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Mean Girls at Savoy Theatre | Review

My name is Regina George and I am a massive deal” – sung with sonorous feminine menace – still echoes inside my head 48 hours after I rushed to a performance of the long-awaited Mean Girls, the musical, West End debut. Full of cold and at the end of an exhausting 12-hour workday, I simply couldn’t miss this show – and I’m glad I didn’t.

Charlie Burn (Cady), Elèna Gyasi (Gretchen), Georgina Castle (Regina) and Grace Mouat (Karen) in Mean Girls. Photo credit Brinkhoff-Moegenburg
Charlie Burn (Cady), Elèna Gyasi (Gretchen), Georgina Castle (Regina) and Grace Mouat (Karen) in Mean Girls. Photo credit Brinkhoff-Moegenburg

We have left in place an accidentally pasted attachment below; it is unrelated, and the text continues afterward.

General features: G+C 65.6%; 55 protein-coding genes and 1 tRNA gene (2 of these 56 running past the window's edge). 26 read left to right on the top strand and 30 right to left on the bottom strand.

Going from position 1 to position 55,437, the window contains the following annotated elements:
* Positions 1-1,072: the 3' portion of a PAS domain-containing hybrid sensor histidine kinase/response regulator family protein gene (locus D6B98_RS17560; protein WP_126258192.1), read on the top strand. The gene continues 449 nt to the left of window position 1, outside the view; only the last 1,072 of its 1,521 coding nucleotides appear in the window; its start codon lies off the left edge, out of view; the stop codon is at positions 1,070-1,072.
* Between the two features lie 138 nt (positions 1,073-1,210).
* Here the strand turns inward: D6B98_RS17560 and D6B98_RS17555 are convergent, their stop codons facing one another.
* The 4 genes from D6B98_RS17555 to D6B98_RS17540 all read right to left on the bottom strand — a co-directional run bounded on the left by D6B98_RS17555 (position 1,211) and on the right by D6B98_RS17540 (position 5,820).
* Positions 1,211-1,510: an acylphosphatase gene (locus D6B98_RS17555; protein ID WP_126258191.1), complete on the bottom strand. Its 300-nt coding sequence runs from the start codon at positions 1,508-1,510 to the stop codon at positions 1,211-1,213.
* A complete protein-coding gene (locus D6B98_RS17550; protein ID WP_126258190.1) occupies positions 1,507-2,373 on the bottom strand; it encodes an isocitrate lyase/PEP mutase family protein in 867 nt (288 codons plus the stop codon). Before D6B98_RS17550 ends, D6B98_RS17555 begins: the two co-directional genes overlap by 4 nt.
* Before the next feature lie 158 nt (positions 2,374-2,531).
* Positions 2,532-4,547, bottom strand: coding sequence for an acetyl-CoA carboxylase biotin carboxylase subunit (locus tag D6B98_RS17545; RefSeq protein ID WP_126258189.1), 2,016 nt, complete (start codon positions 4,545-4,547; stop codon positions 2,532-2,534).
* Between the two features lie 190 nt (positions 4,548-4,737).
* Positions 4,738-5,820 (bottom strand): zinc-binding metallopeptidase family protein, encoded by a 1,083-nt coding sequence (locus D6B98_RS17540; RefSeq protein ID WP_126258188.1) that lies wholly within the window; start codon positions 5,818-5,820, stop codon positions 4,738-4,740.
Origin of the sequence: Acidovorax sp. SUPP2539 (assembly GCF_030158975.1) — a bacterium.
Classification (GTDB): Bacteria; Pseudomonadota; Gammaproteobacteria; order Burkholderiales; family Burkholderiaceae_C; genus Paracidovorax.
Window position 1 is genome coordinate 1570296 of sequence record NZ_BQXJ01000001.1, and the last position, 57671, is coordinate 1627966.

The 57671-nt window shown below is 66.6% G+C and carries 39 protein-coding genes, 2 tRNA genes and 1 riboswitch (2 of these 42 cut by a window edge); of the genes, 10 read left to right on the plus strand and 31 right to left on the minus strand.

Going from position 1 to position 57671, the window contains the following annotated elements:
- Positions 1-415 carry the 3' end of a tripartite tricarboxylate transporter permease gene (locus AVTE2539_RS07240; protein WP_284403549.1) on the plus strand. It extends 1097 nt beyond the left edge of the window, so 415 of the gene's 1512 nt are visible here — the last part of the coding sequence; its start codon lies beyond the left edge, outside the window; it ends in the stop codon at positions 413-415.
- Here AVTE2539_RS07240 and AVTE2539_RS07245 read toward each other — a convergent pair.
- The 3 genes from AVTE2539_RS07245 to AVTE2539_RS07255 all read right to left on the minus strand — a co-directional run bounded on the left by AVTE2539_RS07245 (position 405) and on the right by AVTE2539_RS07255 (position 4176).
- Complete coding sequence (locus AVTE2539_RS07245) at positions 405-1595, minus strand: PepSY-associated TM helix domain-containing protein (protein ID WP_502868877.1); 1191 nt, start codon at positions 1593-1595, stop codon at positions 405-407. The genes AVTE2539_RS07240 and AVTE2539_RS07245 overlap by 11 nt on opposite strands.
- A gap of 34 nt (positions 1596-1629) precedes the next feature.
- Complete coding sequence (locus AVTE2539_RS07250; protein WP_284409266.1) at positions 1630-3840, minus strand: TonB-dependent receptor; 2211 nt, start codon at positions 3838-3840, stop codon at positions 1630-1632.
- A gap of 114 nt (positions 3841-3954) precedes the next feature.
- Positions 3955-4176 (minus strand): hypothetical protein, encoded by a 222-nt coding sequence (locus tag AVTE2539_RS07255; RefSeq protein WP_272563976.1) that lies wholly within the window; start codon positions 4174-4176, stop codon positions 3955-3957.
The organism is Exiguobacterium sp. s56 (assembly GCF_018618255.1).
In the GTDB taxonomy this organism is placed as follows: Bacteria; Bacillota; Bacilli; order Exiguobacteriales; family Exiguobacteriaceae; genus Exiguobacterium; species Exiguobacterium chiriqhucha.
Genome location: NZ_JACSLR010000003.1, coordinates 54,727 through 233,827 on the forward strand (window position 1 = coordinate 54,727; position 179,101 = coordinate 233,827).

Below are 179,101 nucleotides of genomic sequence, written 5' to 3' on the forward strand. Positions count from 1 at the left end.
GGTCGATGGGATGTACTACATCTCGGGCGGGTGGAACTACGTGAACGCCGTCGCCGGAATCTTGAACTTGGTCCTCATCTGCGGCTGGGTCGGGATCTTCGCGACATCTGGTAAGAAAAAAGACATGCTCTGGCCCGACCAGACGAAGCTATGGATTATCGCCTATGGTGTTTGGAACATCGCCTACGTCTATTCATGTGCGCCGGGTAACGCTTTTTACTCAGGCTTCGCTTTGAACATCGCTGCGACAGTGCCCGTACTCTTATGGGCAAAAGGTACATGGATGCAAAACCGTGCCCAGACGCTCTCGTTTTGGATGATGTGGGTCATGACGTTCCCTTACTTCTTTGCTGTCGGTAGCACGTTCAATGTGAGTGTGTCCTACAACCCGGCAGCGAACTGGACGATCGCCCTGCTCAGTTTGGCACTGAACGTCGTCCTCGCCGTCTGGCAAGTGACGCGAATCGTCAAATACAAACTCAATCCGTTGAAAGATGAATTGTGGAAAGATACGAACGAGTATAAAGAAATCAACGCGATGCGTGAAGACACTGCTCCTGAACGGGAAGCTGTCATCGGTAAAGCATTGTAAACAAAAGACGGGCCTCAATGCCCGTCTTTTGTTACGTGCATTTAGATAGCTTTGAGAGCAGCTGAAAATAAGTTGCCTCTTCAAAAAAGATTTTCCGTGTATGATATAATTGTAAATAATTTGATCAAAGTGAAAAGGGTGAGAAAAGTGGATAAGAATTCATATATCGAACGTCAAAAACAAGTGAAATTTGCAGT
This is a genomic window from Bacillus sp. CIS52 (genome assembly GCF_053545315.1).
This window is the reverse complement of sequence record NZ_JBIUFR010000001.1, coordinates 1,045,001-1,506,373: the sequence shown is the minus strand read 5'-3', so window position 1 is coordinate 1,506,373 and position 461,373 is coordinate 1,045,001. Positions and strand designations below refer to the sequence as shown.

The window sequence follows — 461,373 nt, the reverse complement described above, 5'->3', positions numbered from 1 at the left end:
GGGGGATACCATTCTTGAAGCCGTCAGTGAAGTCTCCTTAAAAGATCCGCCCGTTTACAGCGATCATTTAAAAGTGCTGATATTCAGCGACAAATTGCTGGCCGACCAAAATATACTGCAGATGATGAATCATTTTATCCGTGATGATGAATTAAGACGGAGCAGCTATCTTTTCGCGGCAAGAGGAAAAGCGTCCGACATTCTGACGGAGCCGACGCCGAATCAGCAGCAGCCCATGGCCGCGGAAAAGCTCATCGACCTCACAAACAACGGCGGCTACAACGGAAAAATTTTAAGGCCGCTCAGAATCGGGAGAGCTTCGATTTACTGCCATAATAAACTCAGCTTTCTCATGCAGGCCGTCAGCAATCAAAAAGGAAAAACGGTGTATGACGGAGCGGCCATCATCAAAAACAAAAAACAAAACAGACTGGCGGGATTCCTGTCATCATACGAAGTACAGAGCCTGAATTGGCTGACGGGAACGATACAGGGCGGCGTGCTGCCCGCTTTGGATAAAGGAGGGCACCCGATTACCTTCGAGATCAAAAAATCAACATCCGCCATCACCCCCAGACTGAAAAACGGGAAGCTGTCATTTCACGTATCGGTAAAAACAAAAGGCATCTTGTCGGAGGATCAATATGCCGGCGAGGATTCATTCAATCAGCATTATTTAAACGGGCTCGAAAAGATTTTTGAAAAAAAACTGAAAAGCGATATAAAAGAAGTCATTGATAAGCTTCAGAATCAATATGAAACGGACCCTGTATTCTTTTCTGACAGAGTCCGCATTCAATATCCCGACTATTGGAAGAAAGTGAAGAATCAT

Of course, Mean Girls is iconic and familiar – essentially a feminist re-telling of American high school clique trauma; like Grease but with a more satisfying and less misogynistic ending. Whether you know the film by heart or not, the voice of Tina Fey still comes through loud and clear in its self-deprecating (but not self-annihilating) centrality of the smart girl finding her right to be authentic. Indeed, perhaps it was my fragile state at the end of a long day, but despite it being more than 30 years since I’d graduated from an American high school not entirely unlike North Shore High, I found myself vaguely triggered by the familiarity and salience of its themes. Magically, as Fey does here (and as Sarah Silverman did in her musical, The Bedwetter), we are taken on a journey with enough real jeopardy that we’re rapt, but with enough predictability that we don’t meltdown in relived teenage anxiety (or am I oversharing?).